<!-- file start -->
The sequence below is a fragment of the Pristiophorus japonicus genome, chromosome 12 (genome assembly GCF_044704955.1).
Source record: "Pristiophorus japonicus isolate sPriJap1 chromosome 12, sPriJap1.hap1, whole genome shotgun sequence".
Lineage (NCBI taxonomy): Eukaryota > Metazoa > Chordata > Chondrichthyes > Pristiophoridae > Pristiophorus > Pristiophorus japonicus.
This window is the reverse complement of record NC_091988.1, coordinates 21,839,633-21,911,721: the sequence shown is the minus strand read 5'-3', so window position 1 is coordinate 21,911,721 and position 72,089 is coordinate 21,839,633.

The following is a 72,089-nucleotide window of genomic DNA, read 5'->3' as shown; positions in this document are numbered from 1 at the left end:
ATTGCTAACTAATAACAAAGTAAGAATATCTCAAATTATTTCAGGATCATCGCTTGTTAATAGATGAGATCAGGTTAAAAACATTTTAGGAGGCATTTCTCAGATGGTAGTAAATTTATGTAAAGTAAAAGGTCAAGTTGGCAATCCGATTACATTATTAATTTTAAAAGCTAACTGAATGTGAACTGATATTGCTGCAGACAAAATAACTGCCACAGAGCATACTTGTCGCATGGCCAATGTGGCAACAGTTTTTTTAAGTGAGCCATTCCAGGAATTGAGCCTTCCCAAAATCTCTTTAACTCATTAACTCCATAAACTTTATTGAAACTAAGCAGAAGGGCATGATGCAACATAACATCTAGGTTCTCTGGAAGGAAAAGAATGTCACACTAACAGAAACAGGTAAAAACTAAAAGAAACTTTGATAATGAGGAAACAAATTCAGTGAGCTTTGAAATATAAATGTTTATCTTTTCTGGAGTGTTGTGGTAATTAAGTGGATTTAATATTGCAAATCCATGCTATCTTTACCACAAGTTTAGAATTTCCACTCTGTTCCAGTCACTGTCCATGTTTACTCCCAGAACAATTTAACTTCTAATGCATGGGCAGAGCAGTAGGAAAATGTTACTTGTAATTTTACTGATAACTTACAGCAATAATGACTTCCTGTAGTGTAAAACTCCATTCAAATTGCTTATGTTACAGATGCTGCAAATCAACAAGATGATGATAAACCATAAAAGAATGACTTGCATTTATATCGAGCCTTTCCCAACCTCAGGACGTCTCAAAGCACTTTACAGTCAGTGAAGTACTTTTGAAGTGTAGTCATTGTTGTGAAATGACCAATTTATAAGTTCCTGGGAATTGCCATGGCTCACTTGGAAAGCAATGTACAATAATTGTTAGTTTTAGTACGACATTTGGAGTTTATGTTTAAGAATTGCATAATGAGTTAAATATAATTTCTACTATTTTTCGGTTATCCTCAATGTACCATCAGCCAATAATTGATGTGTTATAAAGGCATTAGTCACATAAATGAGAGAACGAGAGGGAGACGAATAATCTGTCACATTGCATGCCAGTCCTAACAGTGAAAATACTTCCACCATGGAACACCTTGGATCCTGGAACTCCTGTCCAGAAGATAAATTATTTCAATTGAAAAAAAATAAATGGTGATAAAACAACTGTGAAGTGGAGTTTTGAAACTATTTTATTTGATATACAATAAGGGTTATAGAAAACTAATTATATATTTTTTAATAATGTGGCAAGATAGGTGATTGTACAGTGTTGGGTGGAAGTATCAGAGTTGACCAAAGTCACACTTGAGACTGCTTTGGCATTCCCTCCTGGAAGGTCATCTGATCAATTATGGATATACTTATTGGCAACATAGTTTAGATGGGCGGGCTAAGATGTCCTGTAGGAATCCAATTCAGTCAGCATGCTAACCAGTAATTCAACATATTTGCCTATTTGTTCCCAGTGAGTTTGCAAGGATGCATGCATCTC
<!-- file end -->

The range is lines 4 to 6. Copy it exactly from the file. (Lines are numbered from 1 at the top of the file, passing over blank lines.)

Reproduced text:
This window is the reverse complement of record NC_091988.1, coordinates 21,839,633-21,911,721: the sequence shown is the minus strand read 5'-3', so window position 1 is coordinate 21,911,721 and position 72,089 is coordinate 21,839,633.

The following is a 72,089-nucleotide window of genomic DNA, read 5'->3' as shown; positions in this document are numbered from 1 at the left end:
ATTGCTAACTAATAACAAAGTAAGAATATCTCAAATTATTTCAGGATCATCGCTTGTTAATAGATGAGATCAGGTTAAAAACATTTTAGGAGGCATTTCTCAGATGGTAGTAAATTTATGTAAAGTAAAAGGTCAAGTTGGCAATCCGATTACATTATTAATTTTAAAAGCTAACTGAATGTGAACTGATATTGCTGCAGACAAAATAACTGCCACAGAGCATACTTGTCGCATGGCCAATGTGGCAACAGTTTTTTTAAGTGAGCCATTCCAGGAATTGAGCCTTCCCAAAATCTCTTTAACTCATTAACTCCATAAACTTTATTGAAACTAAGCAGAAGGGCATGATGCAACATAACATCTAGGTTCTCTGGAAGGAAAAGAATGTCACACTAACAGAAACAGGTAAAAACTAAAAGAAACTTTGATAATGAGGAAACAAATTCAGTGAGCTTTGAAATATAAATGTTTATCTTTTCTGGAGTGTTGTGGTAATTAAGTGGATTTAATATTGCAAATCCATGCTATCTTTACCACAAGTTTAGAATTTCCACTCTGTTCCAGTCACTGTCCATGTTTACTCCCAGAACAATTTAACTTCTAATGCATGGGCAGAGCAGTAGGAAAATGTTACTTGTAATTTTACTGATAACTTACAGCAATAATGACTTCCTGTAGTGTAAAACTCCATTCAAATTGCTTATGTTACAGATGCTGCAAATCAACAAGATGATGATAAACCATAAAAGAATGACTTGCATTTATATCGAGCCTTTCCCAACCTCAGGACGTCTCAAAGCACTTTACAGTCAGTGAAGTACTTTTGAAGTGTAGTCATTGTTGTGAAATGACCAATTTATAAGTTCCTGGGAATTGCCATGGCTCACTTGGAAAGCAATGTACAATAATTGTTAGTTTTAGTACGACATTTGGAGTTTATGTTTAAGAATTGCATAATGAGTTAAATATAATTTCTACTATTTTTCGGTTATCCTCAATGTACCATCAGCCAATAATTGATGTGTTATAAAGGCATTAGTCACATAAATGAGAGAACGAGAGGGAGACGAATAATCTGTCACATTGCATGCCAGTCCTAACAGTGAAAATACTTCCACCATGGAACACCTTGGATCCTGGAACTCCTGTCCAGAAGATAAATTATTTCAATTGAAAAAAAATAAATGGTGATAAAACAACTGTGAAGTGGAGTTTTGAAACTATTTTATTTGATATACAATAAGGGTTATAGAAAACTAATTATATATTTTTTAATAATGTGGCAAGATAGGTGATTGTACAGTGTTGGGTGGAAGTATCAGAGTTGACCAAAGTCACACTTGAGACTGCTTTGGCATTCCCTCCTGGAAGGTCATCTGATCAATTATGGATATACTTATTGGCAACATAGTTTAGATGGGCGGGCTAAGATGTCCTGTAGGAATCCAATTCAGTCAGCATGCTAACCAGTAATTCAACATATTTGCCTATTTGTTCCCAGTGAGTTTGCAAGGATGCATGCATCTC